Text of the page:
The period between 1965 to 1979 was an important one in the history of colonial Rhodesia. The Rhodesia Front had taken over government in 1962 and quickly replaced Prime Minister Winston Field with the more authoritarian Ian Smith who introduced one repressive law after another. This led to mounting discontent among the blacks and a general movement towards militant action. The black people started making more radical demands which resulted in the formation of nationalist political parties. The National Democratic Party (NDP) in early 1962, Zimbabwe African People's Union (ZAPU) and Zimbabwe African National Union (ZANU) subsequently. 1 Smith responded to this by taking more drastic measures, declaring the independence of Rhodesia from Britain in 1965, the Unilateral Declaration of Independence (UDI). Britain and the rest of the world imposed sanctions on Rhodesia which worsened the living conditions of the blacks both in the rural and the urban areas. These developments further strained relationships between blacks and whites, making an armed struggle for independence almost inevitable. In 1966 the first shots marking the beginning of the armed struggle in Rhodesia were fired.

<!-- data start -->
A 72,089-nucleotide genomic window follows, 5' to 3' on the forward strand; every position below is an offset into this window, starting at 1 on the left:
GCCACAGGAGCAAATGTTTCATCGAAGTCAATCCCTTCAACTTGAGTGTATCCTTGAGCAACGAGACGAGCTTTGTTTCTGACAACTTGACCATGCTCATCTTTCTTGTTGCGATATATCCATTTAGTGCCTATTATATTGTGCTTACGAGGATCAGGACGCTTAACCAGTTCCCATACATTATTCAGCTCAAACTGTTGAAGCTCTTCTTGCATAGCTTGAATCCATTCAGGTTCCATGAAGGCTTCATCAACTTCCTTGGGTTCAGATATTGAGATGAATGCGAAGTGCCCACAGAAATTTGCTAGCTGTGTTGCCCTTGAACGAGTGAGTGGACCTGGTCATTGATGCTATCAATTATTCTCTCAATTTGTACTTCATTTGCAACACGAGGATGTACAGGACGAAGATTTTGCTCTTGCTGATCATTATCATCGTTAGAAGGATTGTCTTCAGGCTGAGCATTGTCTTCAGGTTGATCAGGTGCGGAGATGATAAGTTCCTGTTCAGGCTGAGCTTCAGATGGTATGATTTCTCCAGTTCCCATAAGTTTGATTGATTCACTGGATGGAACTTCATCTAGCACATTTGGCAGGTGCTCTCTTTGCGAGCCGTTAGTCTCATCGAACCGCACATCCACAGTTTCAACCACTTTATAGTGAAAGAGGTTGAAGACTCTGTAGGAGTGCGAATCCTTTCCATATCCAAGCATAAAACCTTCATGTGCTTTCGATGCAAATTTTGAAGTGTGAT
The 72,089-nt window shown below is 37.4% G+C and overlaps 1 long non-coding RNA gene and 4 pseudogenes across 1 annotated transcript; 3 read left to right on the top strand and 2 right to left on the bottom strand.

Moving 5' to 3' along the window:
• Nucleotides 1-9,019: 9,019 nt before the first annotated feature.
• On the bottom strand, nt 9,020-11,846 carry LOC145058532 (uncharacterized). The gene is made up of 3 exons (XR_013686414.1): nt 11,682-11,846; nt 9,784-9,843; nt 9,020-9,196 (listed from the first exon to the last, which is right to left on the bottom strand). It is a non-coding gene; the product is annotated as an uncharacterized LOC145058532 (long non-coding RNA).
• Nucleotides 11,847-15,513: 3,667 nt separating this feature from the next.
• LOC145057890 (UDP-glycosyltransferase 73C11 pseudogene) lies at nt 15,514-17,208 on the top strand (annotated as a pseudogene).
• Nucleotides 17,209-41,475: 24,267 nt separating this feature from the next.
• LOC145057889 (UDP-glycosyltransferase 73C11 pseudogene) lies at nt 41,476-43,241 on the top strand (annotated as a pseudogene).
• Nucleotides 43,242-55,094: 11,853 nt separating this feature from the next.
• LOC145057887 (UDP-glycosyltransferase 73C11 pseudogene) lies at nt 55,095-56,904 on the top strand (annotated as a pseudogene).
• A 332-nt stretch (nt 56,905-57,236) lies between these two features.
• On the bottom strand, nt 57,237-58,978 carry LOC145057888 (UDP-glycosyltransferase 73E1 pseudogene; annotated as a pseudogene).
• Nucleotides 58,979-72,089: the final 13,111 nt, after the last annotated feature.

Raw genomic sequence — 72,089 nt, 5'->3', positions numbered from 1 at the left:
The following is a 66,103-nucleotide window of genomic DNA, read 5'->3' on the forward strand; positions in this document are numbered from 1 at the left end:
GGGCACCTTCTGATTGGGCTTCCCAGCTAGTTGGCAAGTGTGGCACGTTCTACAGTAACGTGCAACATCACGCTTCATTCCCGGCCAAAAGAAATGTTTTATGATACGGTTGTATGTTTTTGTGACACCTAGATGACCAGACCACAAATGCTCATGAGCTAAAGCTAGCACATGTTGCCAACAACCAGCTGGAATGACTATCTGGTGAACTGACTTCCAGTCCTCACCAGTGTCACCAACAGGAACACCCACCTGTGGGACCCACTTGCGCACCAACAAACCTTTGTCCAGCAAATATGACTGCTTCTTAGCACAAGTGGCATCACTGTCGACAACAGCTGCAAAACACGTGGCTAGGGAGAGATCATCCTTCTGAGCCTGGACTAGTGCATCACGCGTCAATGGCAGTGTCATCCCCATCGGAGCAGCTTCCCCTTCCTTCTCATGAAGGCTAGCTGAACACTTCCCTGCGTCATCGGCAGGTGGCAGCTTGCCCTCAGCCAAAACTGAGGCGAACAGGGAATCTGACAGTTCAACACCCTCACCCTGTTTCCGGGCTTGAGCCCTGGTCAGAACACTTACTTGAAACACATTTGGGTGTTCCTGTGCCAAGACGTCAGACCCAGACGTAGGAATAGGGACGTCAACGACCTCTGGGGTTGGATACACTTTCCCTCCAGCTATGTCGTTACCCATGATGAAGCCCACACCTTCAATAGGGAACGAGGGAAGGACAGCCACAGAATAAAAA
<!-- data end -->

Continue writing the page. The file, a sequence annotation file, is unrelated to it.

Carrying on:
[from Alice Dadirai Kwaramba, Popular Music and Society: The Language of Chiumurenga Music: The Case of Thomas Mapfumo in Zimbabwe. Oslo: University of Oslo, 1997, page 31.Available from Department of Media and Communications [firstname.lastname@example.org].